I get asked fairly often (in various ways) how Google Play determines if an app is compatible with a device.
When you start up your Android device for the first time, it will ask you for a Google Account (spoiler: you don’t want it to have one). This account will then be logged in and Google will issue an auth token for it. The auth token is used afterwards for all subsequent requests to the Google network that require an authenticated user account. The benefit here is that your device doesn’t need to maintain a persistent TCP/IP connection (signal loss makes this impossible anyways) and apps can be given access to your Google Account without exposing your password to them.
After an account is created/added to an Android device, it will perform a checkin request. This is a three step process. In the first step, the device will ask the Google Network to issue a new GSF ID (this may also be referred to as Android ID, as it supersedes Settings.Secure#ANDROID_ID). In the second step, the the GSF ID get’s bound to the logged in Google Account and in the final step, a hardware profile is associated with it (in a nutshell this boils down to uploading the build.prop file).
Note: a new GSF ID is issued when either the device is factory reset or the cache of the Google Play App is cleared (the solution to the infamous “DF-DFERH-1” error), so Google Accounts that are used on Android devices accumulate GSF IDs over time.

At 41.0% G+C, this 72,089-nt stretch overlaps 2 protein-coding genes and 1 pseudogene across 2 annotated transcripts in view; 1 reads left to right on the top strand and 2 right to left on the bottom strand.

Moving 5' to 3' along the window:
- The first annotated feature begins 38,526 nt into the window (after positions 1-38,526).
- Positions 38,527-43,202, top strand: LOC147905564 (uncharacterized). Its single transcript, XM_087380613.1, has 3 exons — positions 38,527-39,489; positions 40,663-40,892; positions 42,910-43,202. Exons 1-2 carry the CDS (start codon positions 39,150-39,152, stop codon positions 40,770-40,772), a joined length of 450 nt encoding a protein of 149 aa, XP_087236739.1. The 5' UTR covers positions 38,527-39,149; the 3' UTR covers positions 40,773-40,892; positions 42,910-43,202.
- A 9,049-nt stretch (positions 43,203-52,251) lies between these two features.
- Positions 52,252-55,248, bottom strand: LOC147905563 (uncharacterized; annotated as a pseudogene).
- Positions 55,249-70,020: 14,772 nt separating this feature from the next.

The problem with the GSF ID is that its is (like pretty much all of Android) near sighted in design. Whoever came up with the idea thought that Android devices would never change during their lifetime. While this might be true for the hardware (though there have been efforts to make Android modular), it isn’t for the software side. The OS can (and sometimes, actually is) be upgraded. This means, the static data, linked to the GSF ID isn’t always sufficient to determine app compatibility and another piece of information is required: the user agent string of the Play app (did I already mention that everything about Android looks like it is designed ad-hoc?).
Finally, the devices IP address also plays a role in determining app compatibility, as developers can region lock apps or restrict them to certain carriers.
So, to summarize this, whenever you perform a search on Google Play (using either the Play client app or Raccoon), the following three (four) pieces of information are sent along with every request:
- The auth cookie
- The GSF ID
- The user agent string.
- (Your IP address)
Without the auth cookie and the device ID you don’t get any service at all (Play cannot be browsed anonymously, everything you do there is tracked and used for marketing purposes). The user agent is (nowadays) the main app compatibility filter (I’m not even sure, if the hardware profile, bound to the GSF ID is still required).